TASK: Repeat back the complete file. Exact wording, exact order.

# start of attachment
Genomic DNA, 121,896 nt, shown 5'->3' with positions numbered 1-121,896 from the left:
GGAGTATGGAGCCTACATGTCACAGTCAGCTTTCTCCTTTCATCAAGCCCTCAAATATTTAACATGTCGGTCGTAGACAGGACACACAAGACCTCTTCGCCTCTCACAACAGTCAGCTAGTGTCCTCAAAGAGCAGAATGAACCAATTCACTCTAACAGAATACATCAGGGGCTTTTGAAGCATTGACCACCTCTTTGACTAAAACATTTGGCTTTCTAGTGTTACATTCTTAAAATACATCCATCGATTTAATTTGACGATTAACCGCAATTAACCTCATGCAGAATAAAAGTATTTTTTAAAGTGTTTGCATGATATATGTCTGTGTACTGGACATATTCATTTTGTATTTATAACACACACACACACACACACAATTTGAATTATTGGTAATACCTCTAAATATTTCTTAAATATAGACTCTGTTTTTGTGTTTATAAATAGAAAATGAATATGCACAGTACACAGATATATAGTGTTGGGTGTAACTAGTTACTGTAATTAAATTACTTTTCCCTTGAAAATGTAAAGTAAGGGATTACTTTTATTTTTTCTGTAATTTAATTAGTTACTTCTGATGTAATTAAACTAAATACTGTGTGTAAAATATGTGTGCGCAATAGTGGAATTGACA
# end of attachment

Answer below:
Genomic DNA, 121,896 nt, shown 5'->3' with positions numbered 1-121,896 from the left:
GGAGTATGGAGCCTACATGTCACAGTCAGCTTTCTCCTTTCATCAAGCCCTCAAATATTTAACATGTCGGTCGTAGACAGGACACACAAGACCTCTTCGCCTCTCACAACAGTCAGCTAGTGTCCTCAAAGAGCAGAATGAACCAATTCACTCTAACAGAATACATCAGGGGCTTTTGAAGCATTGACCACCTCTTTGACTAAAACATTTGGCTTTCTAGTGTTACATTCTTAAAATACATCCATCGATTTAATTTGACGATTAACCGCAATTAACCTCATGCAGAATAAAAGTATTTTTTAAAGTGTTTGCATGATATATGTCTGTGTACTGGACATATTCATTTTGTATTTATAACACACACACACACACACACAATTTGAATTATTGGTAATACCTCTAAATATTTCTTAAATATAGACTCTGTTTTTGTGTTTATAAATAGAAAATGAATATGCACAGTACACAGATATATAGTGTTGGGTGTAACTAGTTACTGTAATTAAATTACTTTTCCCTTGAAAATGTAAAGTAAGGGATTACTTTTATTTTTTCTGTAATTTAATTAGTTACTTCTGATGTAATTAAACTAAATACTGTGTGTAAAATATGTGTGCGCAATAGTGGAATTGACA